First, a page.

CBD Treatment to Be Legalized?

A bill that would allow CBD (Cannabidiol) to be used for treatment-resistant epilepsy passed the Indiana House and Senate on Thursday.

House Bill 1148 would legalize the use of CBD in the treatment of certain forms of epilepsy that aren’t responsive to traditional medications and treatments.

The bill passed the Senate with a vote of 36-13 and the House voted unanimously for it on Friday. The bill is now headed to Gov. Eric Holcomb, who can either sign it or veto it.

If the bill is signed, Indiana will become the 18th state where high-CBD, low-THC products are approved for medical treatments in various circumstances.

Bill 1148 also scratched the provision giving immunity to health care providers who recommend Cannabidiol because it is not a prescription.

The change is that now physicians must inform the state board of health when the patient is eligible for CBD treatment. After that, the patient can legally register with the state.

With the change, now anyone suffering from treatment-resistant epilepsy can register to use CBD oil, not only children. The new CBD law also means current available products that contain CBD will remain legal.

 

While Rep. William Friend, R-Macy, was the one that first presented the bill back in February, its current sponsor is Sen. Randy Head, R-Logansport.

Head said: “We have defined CBD by its molecular compound, which is different, and we have done that because it’s very specific, not open to interpretation, not open to spin. There are no loopholes there.”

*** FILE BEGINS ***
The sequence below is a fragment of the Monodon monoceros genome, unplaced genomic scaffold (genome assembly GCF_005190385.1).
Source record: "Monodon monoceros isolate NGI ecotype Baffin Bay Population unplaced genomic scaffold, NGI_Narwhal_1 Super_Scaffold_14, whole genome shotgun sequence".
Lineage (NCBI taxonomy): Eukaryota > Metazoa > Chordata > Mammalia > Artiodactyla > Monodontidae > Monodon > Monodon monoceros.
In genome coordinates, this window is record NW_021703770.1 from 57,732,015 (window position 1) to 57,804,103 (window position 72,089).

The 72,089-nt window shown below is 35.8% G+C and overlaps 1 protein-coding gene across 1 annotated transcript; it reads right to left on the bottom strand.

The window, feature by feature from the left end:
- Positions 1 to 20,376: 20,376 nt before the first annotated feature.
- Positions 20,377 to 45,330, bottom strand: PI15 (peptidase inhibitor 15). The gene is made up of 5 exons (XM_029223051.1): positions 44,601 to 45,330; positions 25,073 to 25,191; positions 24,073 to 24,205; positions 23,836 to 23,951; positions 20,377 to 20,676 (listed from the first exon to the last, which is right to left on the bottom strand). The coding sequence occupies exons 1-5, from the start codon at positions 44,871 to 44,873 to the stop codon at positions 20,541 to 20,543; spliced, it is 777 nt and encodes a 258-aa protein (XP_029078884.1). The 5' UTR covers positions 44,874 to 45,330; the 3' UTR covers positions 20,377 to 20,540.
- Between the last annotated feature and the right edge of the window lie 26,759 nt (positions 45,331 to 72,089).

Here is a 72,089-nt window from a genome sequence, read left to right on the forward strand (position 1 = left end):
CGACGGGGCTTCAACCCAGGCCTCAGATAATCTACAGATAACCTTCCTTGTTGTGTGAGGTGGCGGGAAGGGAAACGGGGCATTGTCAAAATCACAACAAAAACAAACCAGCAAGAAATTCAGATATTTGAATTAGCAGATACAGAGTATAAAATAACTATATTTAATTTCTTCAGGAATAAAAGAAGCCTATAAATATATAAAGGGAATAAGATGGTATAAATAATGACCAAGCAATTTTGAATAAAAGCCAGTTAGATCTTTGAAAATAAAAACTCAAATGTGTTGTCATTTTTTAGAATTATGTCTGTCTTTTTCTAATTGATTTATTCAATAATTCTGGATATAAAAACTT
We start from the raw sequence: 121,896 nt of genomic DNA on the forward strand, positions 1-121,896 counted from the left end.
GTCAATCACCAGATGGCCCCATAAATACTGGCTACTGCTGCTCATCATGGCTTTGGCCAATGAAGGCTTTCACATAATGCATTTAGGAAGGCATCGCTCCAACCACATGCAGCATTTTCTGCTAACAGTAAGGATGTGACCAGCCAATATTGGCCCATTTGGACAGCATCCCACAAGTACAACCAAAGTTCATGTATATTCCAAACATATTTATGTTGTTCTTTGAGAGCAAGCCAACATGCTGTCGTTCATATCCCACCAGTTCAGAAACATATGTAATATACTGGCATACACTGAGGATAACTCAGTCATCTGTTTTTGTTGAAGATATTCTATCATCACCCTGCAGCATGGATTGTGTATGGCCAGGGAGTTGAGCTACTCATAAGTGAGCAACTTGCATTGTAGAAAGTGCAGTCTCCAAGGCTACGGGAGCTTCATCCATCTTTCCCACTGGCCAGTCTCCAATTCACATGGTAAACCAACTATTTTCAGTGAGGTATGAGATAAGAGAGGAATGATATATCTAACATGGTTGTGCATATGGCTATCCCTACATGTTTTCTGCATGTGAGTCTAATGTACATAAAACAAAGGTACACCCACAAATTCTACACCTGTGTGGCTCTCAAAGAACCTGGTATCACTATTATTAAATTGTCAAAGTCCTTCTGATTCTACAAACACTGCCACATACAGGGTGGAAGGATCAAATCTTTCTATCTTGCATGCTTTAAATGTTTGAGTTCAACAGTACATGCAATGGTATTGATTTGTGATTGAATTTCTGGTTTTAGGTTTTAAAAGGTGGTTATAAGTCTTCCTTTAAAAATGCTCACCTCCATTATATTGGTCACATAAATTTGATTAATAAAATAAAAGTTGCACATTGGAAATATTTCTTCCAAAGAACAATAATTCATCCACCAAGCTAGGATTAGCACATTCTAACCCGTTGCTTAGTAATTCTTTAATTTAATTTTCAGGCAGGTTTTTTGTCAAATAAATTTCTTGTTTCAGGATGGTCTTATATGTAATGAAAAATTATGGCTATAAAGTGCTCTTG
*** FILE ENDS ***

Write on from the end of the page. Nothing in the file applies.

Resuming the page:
Rep. William Friend, R-Macy: “Our goal has always been to give relief to the desperate parents who don’t seem to see any other way to treat their child, and to give them relief from constant epileptic seizures.”

Sen. Randy Head also said he trusts only patients who really need CBD will use it, as law enforcement worked closely together with legislators on the new law.

“We’ve gotten the language so specific that I don’t think anyone could use recreational marijuana and claim they’re treating epilepsy under this law,” Head said.

Having said that, other lawmakers are worried about the potential outcome of legalizing CBD oil.

Sen. Erin Houchin, R-Salem, said: “I think that despite safe guards that have been put in place, I still have concerns this is laying a pathway to legalizing marijuana.”

However, Sen. Head denied the hypothesis, adding his work on Bill 1148 wasn’t with the intention of legalizing marijuana: ” This is not the gateway to medical marijuana. This is not the gateway to recreational marijuana.”

 

CBD is derived from cannabis (or industrial hemp) and, under the law, would be allowed to have a .3 percent concentration of THC (the psychoactive, high-causing compound in marijuana).

Cannabidiol can be found in the stalk, seeds and flowers of marijuana and hemp and has been shown to reduce seizures in epileptic patients.

As CBD has only trace amounts (or none) of THC, it is non-psychoactive and doesn’t alter the mind like marijuana. This, along with its few side effects, is why health specialists sometimes recommend CBD.

CBD will probably be legalized for medication-resistant epilepsy, but it has other benefits as well. Cannabidiol works to reduce anxiety and depression, relieve pain and soothe inflammation.

CBD has been shown to inhibit cancer cell growth, relieve nausea, treat neurological disorders, improve cardiovascular health and promote skin health.

While the new bill awaits the governor’s signature, CBD that is extracted from lawfully grown industrial hemp is already legal across the USA.

 

 

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